For people who love the outdoors, there is no place that equals
the eastern Sierra. Despite my efforts at restraint, I talk about
it like some TV evangelist. Like them, I know I have a secret that,
if I could only convince you to embrace it, would change your life.
The only difference is that if you don’t go to the east side, you
don’t face eternal damnation
– at least I don’t think so.
For people who love the outdoors, there is no place that equals the eastern Sierra. Despite my efforts at restraint, I talk about it like some TV evangelist. Like them, I know I have a secret that, if I could only convince you to embrace it, would change your life. The only difference is that if you don’t go to the east side, you don’t face eternal damnation – at least I don’t think so.
Highway 395 between Bridgeport and Lone Pine divides a landscape of striking contrasts. On the west, the breathtaking Sierra escarpment rises steeply to heights thousands of feet over your head but seemingly close enough to touch. To the east, the vast reach of the high desert will confound your efforts to give it scale. The overall affect on you will be, dare I day it, religious.
Every side road into the mountains off Highway 395 leads to a trail with its own charms, but, if I were given the impossible task of selecting just one that would bring you into the fold, it would be Little Lakes Valley. It is the perfect alpine valley. Wide and gently sloped, it traces a string of lovely mountain lakes linked by gently cascading creeks, all at the foot of remarkable 13,000-foot peaks. Every east side photo calendar includes a picture of this valley.
Fifteen miles south of Mammoth Lakes, look for the Tom’s Place exit and drive 11 miles up Rock Creek Road to the trailhead at Mosquito Flat. This drive is especially lovely in the fall when the aspens that follow the creek radiate a wild luminous yellow. When you reach Mosquito Flat, you will probably find yourself short of breath. You are at 10,300 feet, the highest paved road head in the Sierra and an elevation that backpackers walk miles to reach in other locations.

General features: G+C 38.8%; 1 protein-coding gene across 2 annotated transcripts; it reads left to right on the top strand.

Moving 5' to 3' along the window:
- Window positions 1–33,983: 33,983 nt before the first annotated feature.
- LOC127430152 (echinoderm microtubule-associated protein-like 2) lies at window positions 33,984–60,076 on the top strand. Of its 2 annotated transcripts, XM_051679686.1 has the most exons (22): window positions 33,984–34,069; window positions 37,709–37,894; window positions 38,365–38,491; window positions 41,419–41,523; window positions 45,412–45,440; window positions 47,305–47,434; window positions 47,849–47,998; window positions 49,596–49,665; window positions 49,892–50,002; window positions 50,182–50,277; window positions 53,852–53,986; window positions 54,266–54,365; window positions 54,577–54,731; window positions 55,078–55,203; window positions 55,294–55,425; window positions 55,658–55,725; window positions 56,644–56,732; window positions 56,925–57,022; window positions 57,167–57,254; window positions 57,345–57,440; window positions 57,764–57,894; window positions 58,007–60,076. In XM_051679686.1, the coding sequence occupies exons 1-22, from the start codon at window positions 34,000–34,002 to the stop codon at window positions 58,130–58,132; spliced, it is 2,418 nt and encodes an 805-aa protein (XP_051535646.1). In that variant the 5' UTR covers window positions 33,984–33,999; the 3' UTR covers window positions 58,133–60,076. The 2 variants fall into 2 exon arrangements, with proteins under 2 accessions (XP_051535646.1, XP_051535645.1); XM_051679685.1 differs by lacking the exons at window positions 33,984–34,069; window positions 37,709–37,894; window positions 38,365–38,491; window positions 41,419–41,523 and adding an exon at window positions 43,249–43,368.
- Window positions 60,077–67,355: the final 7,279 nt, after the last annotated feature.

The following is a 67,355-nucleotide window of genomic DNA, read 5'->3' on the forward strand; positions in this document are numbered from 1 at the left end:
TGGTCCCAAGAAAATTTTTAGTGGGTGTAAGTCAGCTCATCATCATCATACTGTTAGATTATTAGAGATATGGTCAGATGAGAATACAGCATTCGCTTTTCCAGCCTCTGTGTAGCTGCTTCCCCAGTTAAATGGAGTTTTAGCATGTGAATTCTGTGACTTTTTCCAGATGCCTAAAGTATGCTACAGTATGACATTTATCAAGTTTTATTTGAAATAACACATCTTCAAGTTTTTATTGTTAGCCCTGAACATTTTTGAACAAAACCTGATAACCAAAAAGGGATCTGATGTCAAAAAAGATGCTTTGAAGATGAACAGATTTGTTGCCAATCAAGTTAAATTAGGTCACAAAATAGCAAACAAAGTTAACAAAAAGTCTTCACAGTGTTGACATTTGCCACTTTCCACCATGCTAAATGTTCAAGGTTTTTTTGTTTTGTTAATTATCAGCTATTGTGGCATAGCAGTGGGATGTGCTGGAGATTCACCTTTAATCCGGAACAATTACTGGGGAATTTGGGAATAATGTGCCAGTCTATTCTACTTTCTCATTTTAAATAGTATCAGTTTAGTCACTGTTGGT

Most mountain hikes withhold the truly spectacular scenes until you have paid the price of at least a few arduous miles. Here, the coffee table-book views are only steps away, hidden by a short rise above the trailhead. Once there, Bear Creek Spire, Mount Abbott, Mount Mills and several other peaks – all well over 13,000 feet – will accompany you however far up the valley you choose to go.
Beneath the powerful peaks, the trail traces a gentle idyllic beauty that is almost a caricature of Eden. Lake after lake is joined by a tumbling creek in a design that suggests collaboration between Mother Nature and Walt Disney.
A 3 1/2-mile walk takes you to the head of the valley beneath the climb to Morgan Pass and regions beyond. Here, near Chickenfoot Lake and the lovely collection of Gem Lakes, is a great place to leave the trail and wander. Open meadows, rocky promontories and tucked-away lakes call here with an irresistible invitation.
For backpackers seeking a greater adventure, this is also the trailhead to Pioneer Basin, one of the finest destinations in the entire Sierra. A half mile from the parking lot, the trail to Mono Pass forks to the right. As you climb to the pass, views up Little Lakes Valley are all the more beautiful. At the 4-mile mark, you cross 12,000-foot Mono Pass and are half way to Pioneer Basin and the 20-plus lakes that rest here.
Mid-day In July and August, the Mosquito Flat trailhead can be very crowded. To see its fresh beauty in a peaceful setting, come near day break for a special treat. There are few places that live up to vigorous hype. This is one.